Myrtle age 17 is a Roller in a Cigar Factory
Foster age 12 is a student
Harvey age 10 is a student
Edith age 7
All state they were born in Ohio except Myrtle who was born in Indiana and Rosa's father in Indiana. Living on Mill St. George is a laborer doing Public work. He works for wages. George's parents are from West Virginia.

Source Citation: Year: 1920;Census Place: Jefferson, Mercer, Ohio;Roll:T625_1418; Page: 9B; Enumeration District: 138; Image: 364.

1930 Federal Census:
Rosa and George are living in Washington, Mercer County, Ohio with their daughter Mary. George is 46 and Rosa is 51 and Mary is 8 years old. All can read and write. Mary is attending school. Home is valued at $800.00 They were 36 and 41 when married. Rosa reports she and her parents were born in Ohio. George is a Gardner and Rosa is not working. George is a WW I Veteran. Their name is misspelled. It is spelled Bustore.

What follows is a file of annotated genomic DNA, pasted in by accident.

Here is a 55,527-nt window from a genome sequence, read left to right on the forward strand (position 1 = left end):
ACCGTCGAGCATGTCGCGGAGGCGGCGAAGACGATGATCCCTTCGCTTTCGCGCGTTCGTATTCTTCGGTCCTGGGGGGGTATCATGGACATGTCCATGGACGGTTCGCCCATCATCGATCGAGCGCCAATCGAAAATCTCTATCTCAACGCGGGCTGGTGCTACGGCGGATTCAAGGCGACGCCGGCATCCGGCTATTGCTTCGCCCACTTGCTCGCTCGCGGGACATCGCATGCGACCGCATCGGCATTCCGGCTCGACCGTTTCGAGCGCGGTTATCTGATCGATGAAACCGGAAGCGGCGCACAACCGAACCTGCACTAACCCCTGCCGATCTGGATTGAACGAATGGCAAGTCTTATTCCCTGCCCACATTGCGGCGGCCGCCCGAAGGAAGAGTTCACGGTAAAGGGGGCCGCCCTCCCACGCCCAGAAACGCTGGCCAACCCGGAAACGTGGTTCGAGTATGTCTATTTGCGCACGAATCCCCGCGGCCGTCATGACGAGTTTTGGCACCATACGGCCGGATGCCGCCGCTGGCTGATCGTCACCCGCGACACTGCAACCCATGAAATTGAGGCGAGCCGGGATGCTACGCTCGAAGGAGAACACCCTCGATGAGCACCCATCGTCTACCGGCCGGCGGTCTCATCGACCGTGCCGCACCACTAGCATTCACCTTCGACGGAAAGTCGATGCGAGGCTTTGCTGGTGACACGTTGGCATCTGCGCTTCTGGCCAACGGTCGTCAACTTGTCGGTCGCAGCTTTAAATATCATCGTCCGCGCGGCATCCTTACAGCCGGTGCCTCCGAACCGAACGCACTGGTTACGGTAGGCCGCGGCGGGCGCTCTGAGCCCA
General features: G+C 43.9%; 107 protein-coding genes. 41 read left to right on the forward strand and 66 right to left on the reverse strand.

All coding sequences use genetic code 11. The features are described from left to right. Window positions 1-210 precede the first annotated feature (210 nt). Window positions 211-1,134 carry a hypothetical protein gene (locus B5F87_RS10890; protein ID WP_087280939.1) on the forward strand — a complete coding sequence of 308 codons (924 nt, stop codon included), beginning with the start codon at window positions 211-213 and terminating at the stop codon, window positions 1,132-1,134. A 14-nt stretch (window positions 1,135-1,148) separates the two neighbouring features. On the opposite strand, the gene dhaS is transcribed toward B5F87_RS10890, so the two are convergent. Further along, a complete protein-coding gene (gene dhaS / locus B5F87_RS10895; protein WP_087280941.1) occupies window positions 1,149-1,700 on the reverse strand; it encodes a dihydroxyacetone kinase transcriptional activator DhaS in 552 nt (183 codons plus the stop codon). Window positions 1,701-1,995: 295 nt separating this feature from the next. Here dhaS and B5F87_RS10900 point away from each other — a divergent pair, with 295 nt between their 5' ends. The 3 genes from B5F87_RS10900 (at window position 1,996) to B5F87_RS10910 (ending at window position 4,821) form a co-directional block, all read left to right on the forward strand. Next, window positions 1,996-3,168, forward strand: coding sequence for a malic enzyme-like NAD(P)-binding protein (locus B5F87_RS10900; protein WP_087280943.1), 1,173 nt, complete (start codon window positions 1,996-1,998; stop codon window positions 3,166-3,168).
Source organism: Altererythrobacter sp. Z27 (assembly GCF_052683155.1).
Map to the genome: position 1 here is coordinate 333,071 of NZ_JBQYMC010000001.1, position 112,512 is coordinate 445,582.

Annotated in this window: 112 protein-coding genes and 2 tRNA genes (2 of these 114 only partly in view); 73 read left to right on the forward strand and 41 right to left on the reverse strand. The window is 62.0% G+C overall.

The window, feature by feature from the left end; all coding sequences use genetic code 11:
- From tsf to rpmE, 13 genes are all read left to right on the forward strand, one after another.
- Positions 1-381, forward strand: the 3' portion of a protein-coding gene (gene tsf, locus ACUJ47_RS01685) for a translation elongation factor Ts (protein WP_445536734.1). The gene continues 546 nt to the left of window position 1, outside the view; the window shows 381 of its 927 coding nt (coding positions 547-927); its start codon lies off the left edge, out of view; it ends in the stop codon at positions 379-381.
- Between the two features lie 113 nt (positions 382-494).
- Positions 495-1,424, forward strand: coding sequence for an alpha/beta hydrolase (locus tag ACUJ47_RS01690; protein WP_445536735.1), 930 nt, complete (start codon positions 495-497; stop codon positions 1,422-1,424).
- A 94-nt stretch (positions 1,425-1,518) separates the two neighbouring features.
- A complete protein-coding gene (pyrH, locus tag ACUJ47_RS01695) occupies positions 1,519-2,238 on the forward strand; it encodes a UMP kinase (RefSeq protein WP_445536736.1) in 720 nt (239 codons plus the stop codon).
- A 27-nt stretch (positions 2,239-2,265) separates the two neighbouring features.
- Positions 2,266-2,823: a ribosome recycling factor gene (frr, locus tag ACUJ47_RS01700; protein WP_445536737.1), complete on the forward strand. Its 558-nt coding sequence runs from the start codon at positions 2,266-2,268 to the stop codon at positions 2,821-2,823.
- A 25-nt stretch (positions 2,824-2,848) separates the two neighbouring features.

Source Citation: Year: 1930; Census Place: Washington, Mercer,Ohio;Roll: 1850; Page: 9B; Enumeration District: 27; Image: 1032.0.

Prior to her death, she left the hospital and stayed with her sister Laurie so she could look out the bedroom window and see her own home and was happy as long as she could. She also stayed with daughter Myrtle in Piqua. She died in Piqua, Ohio while staying with daughter Myrtle. Rosa is buried at the cemetery behind the church and her home in Wabash. You can stand at her grave and see the yard where the old house would stand. She would have been happy to be so near to her beloved home in Wabash.